Title page for ETD etd-07242012-040202


Type of Document Master's Thesis
Author Murphy, Stephanie A.
URN etd-07242012-040202
Title Effects of selenium and vitamin B-6 on growth of chemically- induced transplanted tumors in BALB/c inbred mice
Degree Master of Science
Department Human Nutrition and Foods
Advisory Committee
Advisor Name Title
Driskell, Judy A. Committee Chair
Blodgett, Dennis J. Committee Member
Elgert, Klaus D. Committee Member
Ritchey, Sanford J. Committee Member
Keywords
  • Selenium
Date of Defense 1989-03-30
Availability restricted
Abstract
Male weanling inbred, mice were inoculated with

fibrosarcoma cells (hindquarter) originally produced by 2-methylcholanthrene. Before inoculation, mice were randomly divided into three groups of 24 and one of 12

(control). After a one week acclimation period, each group was fed a diet containing either suboptimal vitamin B-6, 0.5 mg/kg diet; adequate, 7.0 mg/kg diet; or excess, 100 mg/kg diet. Controls were fed the adequate vitamin. B-6 diet. Twenty-four hours after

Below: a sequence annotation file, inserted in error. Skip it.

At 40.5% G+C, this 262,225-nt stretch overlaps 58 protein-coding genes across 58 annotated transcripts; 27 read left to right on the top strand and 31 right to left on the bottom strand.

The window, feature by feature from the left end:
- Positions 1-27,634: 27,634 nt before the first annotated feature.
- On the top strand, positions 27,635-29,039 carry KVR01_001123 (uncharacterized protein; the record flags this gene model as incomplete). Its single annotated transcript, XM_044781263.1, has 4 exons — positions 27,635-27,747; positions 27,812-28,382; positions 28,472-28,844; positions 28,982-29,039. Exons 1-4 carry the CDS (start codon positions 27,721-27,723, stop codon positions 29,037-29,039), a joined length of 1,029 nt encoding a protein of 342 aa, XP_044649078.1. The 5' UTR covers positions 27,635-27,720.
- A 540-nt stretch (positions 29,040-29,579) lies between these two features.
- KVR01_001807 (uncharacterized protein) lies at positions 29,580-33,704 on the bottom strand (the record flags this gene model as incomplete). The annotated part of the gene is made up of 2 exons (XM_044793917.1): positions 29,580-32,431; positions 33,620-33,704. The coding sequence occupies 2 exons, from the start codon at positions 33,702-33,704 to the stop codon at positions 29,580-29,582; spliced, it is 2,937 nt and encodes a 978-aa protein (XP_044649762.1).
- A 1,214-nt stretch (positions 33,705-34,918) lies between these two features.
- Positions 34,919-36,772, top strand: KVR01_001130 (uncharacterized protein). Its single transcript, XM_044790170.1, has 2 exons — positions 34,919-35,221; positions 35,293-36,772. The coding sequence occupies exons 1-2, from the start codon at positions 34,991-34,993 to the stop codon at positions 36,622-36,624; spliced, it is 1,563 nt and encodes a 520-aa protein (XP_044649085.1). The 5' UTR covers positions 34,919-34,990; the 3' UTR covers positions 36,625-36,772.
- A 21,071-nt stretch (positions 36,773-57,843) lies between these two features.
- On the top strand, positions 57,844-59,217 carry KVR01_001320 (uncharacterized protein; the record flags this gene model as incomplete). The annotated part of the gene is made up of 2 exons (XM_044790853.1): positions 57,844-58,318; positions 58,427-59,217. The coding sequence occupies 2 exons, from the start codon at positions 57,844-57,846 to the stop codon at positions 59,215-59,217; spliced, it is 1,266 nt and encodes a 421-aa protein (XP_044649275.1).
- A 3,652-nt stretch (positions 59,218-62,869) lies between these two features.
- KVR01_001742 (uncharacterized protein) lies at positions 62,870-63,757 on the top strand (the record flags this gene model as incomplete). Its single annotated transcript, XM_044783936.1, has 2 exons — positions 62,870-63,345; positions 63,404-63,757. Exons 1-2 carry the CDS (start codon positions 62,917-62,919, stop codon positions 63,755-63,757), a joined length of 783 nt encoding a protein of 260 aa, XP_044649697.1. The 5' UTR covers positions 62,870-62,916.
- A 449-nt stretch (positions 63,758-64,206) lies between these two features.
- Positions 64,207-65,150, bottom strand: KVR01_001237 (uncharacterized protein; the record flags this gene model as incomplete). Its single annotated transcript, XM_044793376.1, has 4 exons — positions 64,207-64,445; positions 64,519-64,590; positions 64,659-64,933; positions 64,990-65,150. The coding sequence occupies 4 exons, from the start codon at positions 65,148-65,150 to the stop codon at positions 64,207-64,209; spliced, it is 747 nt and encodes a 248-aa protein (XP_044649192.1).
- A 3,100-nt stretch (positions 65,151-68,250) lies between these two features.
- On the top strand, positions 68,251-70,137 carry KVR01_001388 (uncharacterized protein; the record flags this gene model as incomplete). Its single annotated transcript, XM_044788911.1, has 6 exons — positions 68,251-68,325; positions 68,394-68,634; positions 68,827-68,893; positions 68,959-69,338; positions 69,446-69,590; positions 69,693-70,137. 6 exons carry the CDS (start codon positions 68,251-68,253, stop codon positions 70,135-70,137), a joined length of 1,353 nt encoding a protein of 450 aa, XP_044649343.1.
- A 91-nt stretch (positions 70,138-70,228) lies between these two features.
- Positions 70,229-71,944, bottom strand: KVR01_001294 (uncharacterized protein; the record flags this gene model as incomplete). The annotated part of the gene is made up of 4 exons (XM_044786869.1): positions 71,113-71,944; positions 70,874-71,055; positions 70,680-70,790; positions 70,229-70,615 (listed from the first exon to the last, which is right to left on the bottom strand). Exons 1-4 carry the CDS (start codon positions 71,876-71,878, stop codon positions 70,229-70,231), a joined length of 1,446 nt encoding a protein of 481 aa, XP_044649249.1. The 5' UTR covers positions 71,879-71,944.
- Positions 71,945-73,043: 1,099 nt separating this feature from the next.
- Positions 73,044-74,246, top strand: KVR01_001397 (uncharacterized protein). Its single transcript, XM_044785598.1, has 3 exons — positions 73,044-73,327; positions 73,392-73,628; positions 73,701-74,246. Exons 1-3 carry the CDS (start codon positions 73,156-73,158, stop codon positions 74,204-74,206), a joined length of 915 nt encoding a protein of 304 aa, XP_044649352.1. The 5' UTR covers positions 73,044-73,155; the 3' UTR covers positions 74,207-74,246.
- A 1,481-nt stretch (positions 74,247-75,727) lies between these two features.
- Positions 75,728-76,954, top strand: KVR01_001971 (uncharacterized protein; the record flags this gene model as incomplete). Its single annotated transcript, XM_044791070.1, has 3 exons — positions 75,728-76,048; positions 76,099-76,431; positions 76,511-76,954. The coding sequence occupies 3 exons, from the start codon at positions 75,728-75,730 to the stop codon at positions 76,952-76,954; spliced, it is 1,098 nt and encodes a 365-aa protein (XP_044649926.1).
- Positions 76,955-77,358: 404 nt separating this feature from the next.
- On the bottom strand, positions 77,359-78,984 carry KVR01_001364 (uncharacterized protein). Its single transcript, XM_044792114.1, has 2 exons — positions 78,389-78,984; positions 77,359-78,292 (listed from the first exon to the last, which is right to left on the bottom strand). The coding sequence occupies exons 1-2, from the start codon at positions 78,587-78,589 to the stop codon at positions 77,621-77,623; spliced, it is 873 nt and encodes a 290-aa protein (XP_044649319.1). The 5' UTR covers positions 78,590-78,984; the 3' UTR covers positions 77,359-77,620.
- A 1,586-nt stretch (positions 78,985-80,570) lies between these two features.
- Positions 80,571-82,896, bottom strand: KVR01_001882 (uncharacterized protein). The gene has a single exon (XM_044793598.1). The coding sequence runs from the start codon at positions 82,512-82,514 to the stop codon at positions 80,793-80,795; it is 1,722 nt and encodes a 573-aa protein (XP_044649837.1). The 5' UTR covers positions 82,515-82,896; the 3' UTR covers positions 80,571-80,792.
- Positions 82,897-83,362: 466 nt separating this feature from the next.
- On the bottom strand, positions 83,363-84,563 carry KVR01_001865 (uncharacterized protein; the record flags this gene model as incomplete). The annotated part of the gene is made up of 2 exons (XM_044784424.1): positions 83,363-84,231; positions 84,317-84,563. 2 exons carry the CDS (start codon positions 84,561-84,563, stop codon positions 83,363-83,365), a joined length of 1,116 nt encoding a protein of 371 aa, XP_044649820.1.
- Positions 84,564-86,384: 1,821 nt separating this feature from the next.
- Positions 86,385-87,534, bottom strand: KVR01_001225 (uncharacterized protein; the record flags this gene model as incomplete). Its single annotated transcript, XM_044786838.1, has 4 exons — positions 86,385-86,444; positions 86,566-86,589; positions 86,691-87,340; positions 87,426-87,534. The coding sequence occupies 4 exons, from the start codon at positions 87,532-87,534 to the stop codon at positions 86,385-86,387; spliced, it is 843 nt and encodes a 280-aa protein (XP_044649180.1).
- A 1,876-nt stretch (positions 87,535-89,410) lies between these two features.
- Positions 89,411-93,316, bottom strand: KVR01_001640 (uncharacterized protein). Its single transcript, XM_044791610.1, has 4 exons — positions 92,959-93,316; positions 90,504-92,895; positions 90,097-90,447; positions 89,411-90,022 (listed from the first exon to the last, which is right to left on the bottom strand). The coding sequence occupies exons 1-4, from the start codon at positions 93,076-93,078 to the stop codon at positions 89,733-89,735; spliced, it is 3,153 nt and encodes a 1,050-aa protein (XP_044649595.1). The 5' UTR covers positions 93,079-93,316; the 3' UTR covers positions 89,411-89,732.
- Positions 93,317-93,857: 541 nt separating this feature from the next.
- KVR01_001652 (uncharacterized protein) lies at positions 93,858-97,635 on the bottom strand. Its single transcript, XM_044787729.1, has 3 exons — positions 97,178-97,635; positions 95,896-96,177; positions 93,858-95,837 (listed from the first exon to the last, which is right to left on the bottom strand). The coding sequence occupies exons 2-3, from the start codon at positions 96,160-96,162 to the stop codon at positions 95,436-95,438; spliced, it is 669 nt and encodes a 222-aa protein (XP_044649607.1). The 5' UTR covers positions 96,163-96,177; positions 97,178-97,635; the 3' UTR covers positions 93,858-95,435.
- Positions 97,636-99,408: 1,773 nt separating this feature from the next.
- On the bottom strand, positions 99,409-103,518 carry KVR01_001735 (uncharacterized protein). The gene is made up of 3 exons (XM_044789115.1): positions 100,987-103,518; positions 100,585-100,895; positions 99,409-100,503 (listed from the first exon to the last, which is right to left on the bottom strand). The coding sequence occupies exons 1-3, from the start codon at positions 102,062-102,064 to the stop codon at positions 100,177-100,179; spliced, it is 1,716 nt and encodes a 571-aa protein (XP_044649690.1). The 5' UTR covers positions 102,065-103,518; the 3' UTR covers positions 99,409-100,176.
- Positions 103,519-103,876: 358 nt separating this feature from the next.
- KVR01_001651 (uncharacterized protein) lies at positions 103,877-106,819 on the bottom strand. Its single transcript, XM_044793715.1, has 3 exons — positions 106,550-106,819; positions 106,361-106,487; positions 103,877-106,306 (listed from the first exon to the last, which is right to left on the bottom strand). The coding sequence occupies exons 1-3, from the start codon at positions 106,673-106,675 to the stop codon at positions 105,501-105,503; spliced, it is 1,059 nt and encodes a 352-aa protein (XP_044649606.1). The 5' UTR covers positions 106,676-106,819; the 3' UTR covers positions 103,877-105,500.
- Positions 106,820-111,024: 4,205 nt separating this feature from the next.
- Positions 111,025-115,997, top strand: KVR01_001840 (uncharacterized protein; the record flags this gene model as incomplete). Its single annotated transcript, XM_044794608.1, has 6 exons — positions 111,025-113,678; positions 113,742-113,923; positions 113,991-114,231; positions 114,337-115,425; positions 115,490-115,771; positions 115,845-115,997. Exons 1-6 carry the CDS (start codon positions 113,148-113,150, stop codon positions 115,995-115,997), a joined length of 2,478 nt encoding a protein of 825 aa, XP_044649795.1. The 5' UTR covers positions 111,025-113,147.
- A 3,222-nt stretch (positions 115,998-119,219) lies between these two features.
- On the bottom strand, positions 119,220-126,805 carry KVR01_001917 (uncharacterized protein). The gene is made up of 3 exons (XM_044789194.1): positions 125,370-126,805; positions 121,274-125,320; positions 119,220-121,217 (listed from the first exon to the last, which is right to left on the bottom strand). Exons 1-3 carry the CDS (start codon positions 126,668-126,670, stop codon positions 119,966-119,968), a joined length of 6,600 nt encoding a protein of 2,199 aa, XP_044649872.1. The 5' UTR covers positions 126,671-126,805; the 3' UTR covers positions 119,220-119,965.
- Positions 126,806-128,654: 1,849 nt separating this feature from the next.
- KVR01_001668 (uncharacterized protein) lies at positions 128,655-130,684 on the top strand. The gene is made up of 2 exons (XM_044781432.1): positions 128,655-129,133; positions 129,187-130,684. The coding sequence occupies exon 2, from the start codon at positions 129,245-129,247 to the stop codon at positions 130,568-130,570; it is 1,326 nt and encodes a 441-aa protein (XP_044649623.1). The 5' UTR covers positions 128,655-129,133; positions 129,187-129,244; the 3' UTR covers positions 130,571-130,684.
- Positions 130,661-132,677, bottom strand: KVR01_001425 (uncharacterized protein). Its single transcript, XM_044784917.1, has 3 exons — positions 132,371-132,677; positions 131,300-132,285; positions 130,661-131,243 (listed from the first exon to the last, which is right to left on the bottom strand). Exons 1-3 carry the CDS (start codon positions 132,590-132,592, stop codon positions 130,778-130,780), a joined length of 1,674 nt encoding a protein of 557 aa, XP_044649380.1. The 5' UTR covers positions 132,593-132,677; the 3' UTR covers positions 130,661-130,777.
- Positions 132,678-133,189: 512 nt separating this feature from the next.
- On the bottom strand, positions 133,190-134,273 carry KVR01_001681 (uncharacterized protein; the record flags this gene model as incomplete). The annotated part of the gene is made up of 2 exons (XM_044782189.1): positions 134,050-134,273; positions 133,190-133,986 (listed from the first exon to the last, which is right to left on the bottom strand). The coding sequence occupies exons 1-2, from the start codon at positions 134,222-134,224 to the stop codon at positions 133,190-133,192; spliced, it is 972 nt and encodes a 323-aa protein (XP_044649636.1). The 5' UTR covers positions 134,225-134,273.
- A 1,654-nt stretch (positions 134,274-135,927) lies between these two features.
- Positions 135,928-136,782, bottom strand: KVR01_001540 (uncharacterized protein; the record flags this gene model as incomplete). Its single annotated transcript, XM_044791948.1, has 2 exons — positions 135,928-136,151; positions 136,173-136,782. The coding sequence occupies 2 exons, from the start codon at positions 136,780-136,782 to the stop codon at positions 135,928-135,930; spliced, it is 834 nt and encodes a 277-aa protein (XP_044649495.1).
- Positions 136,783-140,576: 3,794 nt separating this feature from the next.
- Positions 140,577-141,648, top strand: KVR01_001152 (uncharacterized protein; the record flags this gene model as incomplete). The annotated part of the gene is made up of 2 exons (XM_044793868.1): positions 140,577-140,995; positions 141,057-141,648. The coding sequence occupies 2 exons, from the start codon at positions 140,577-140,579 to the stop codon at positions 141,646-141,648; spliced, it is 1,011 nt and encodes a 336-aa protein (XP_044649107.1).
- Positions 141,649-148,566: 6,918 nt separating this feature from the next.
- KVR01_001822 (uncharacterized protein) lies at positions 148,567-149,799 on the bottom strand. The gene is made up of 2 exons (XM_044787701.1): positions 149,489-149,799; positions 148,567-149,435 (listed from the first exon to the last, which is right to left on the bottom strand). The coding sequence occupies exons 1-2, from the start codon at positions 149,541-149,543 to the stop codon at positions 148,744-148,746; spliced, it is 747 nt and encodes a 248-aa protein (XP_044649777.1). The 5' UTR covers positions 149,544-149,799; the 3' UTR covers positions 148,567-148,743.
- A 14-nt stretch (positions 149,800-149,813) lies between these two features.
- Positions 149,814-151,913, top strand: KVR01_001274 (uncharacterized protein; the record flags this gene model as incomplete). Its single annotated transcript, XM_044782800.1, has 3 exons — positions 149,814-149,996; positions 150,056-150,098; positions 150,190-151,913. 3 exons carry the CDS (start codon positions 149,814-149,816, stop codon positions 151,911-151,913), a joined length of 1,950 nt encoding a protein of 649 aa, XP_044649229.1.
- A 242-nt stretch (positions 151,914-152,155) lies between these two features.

tumor cell inoculation, a series of sodium selenite injections (0.5 μg/.10 mL) were given to half of each treatment group and all controls. Mice were sacrificed

two wk after tumor inoculation. Tumors were excised and weighed. Selenium-treated mice had significantly smaller tumors as compared to untreated mice regardless

of vitamin B-6 treatment. The smallest tumors were

found in the selenium—treated group maintained on

adequate B-6, while the largest tumors were developed

by mice on the excess B-6 diet without selenium treatments.

All groups had similar blood selenium levels as

measured by gas chromatography. Tumor selenium levels,

analyzed by atomic absorption, were significantly

higher for untreated groups than selenium—treated

groups (larger tumor size). The excess and adequate

vitamin B-6 selenium-treated groups had significantly

lower tumor selenium levels than the adequate vitamin

B-6 untreated group. Plasma pyridoxal phosphate

(concentrations) determined radiometrically and tumor

vitamin B-6 levels determined microbiologically, related directly to dietary treatments. Sodium selenite

injections and adequate vitamin B-6 diets reduced the

size of fibrosarcomas in BALB/c inbred mice.

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